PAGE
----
Kathryn Bigelow is on the cover of the next Time, looking cool as all get out in a slim white suit. Though the profile and corresponding Q&A (the full profile is currently under a paywall) mostly focus on Zero Dark Thirty and the controversy that surrounds, it starts with this fun fact about why she switched from painting to film a few decades ago: "I think I had a conversation with Andy Warhol somewhere in all this, and Andy was saying that there’s something way more populist about film than art — that art’s very elitist, so you’re excluding a large audience. " Yep, she got into making movies because of a conversation with Andy Warhol. ("In the future, everyone will have a world-famous fifteen-minute torture scene.")
Okay, fun's over — torture needs to be discussed. Bigelow told Time that she was expecting some backlash: "This territory has been controversial since the early part of the decade. So I knew that the film was going to be controversial." She just "didn’t anticipate this kind of volume." They expected a debate about the movie because there are still debates about what happened, explained writer Mark Boal: “Even simple factual questions are being debated and litigated at the highest levels of government, between, for example, the Senate and the CIA." He continued: “It’s being debated among historians, among journalists, among politicians, even among those agencies. I’ve spoken to two people in the CIA who worked with the same prisoner, who had two totally different views of what got him to talk and of the value of a particular piece of intelligence in the overall puzzle. ” However, ultimately he stands by how they portrayed the situation: "If the general impression you get from this movie is that torture played a role in the hunt for Osama bin Laden, that’s because that’s true. That’s a fact. It doesn’t mean they had to torture people or that torture is necessary or torture is morally right.”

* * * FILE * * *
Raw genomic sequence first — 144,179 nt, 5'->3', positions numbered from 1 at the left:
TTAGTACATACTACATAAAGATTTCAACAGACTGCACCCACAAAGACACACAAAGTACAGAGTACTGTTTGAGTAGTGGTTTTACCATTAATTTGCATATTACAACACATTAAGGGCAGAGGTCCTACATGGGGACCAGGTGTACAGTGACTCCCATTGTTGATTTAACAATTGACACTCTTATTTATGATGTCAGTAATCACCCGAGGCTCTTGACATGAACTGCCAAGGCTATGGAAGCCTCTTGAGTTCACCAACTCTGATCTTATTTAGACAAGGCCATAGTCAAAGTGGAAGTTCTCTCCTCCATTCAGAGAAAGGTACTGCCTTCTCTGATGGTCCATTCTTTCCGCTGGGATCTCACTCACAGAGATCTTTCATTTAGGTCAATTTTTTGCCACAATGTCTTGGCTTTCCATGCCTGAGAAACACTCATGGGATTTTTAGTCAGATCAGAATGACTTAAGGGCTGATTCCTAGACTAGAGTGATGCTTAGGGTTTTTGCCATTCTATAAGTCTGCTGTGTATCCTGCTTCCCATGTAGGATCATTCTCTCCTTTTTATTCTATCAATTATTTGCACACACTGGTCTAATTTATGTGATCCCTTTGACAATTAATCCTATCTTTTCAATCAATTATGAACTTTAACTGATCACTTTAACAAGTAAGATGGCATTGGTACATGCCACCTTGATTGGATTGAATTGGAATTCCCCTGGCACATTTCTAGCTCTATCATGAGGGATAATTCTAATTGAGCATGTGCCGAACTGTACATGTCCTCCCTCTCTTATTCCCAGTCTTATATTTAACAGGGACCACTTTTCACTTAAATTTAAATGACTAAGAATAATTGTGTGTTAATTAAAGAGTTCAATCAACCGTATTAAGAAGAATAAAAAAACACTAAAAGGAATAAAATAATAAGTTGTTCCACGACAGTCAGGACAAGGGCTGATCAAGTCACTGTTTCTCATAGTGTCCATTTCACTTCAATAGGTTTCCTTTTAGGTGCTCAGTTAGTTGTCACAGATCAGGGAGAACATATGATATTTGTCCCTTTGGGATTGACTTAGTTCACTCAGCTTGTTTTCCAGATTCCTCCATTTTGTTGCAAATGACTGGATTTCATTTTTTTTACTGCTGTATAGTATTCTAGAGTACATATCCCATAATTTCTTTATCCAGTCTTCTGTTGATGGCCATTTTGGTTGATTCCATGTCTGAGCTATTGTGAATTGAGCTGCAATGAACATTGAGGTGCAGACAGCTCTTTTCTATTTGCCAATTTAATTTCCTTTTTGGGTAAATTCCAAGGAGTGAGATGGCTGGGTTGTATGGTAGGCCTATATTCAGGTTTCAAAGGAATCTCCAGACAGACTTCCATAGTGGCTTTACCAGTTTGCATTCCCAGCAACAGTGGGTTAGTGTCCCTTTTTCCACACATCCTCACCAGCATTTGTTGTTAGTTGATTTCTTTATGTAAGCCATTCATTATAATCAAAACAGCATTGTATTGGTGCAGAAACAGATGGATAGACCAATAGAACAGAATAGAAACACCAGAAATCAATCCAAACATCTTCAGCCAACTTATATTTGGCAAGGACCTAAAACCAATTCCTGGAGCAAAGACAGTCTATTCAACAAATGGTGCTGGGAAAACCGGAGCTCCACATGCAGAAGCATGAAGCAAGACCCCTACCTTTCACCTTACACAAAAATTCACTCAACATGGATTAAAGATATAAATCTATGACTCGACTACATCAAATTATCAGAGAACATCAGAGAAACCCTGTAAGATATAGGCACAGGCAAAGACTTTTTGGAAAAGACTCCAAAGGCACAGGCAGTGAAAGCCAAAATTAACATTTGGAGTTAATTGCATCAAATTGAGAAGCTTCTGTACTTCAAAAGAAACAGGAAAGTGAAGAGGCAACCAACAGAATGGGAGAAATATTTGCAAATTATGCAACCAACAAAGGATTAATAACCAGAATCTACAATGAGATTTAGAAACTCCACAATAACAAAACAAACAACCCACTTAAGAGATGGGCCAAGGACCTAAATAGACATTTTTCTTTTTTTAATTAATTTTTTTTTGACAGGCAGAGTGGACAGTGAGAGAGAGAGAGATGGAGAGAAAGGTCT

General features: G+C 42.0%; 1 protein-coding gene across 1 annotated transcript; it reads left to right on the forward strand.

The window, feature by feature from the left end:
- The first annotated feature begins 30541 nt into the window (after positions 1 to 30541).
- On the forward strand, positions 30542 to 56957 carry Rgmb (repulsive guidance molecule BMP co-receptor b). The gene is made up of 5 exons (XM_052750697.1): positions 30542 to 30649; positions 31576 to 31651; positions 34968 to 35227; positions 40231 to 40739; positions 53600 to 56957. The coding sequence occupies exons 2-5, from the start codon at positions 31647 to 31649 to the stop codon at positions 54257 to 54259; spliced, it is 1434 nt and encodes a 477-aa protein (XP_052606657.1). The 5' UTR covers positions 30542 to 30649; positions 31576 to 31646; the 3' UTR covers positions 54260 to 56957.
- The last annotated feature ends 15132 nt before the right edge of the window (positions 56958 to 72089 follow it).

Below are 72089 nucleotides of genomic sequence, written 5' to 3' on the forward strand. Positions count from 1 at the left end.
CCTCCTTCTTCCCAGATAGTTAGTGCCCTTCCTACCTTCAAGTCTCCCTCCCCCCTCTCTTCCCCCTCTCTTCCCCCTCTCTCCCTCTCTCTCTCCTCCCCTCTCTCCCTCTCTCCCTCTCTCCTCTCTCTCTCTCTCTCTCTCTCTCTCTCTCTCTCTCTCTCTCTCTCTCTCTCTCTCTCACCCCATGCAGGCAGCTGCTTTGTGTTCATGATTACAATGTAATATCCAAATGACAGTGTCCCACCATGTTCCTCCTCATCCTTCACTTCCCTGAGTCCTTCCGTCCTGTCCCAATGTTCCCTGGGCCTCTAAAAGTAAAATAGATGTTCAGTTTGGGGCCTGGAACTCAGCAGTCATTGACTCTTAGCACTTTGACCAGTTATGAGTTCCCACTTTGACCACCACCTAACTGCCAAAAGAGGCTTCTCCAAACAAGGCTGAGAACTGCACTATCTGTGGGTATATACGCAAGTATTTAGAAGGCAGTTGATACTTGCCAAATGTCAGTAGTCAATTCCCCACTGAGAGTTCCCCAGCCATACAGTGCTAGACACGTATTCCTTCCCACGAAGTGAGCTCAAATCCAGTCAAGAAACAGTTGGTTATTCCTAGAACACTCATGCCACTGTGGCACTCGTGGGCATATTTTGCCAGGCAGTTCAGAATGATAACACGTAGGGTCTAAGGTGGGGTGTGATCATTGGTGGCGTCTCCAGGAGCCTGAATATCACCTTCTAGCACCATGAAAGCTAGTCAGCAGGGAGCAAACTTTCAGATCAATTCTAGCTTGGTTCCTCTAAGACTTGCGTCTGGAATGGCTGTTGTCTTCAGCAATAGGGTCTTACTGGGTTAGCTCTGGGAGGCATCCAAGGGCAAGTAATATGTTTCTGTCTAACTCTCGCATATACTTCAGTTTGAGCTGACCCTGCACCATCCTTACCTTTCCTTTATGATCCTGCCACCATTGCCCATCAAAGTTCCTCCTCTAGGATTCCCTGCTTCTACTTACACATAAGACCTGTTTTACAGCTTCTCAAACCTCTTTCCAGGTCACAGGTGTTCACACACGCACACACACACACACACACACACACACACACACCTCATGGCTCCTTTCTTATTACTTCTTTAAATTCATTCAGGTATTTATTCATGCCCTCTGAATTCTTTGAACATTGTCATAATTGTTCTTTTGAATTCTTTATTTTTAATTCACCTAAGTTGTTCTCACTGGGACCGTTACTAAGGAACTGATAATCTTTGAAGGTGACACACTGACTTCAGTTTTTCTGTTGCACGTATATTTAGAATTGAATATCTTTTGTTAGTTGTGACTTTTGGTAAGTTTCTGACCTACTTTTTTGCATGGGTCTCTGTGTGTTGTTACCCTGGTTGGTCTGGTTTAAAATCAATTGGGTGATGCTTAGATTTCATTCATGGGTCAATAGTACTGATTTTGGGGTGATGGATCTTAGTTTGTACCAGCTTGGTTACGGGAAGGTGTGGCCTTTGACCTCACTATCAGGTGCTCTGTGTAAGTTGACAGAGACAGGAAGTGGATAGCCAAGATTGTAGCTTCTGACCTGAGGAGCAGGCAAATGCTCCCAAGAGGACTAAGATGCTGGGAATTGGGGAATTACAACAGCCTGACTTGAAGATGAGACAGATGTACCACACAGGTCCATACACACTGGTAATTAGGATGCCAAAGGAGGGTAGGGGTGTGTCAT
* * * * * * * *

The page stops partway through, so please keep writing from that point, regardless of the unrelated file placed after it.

Bigelow also explained why the film wasn't clearer about denouncing or acknowledging torture: "Where there’s clarity in the world, there’s clarity in the film. Osama bin Laden was killed in Abbottabad, Pakistan — that’s clarity. And where there’s ambiguity in the world, there’s ambiguity in the film. If you look at the experts on the subject matter, whether it’s Mark Bowden [author of The Finish: The Killing of Osama bin Laden] or David Ignatius [of the Washington Post], they all say that some information came out of the detainee program. Maybe once the Senate report is declassified, we’ll have more information. Maybe advocating a little more transparency in government would be a healthy step."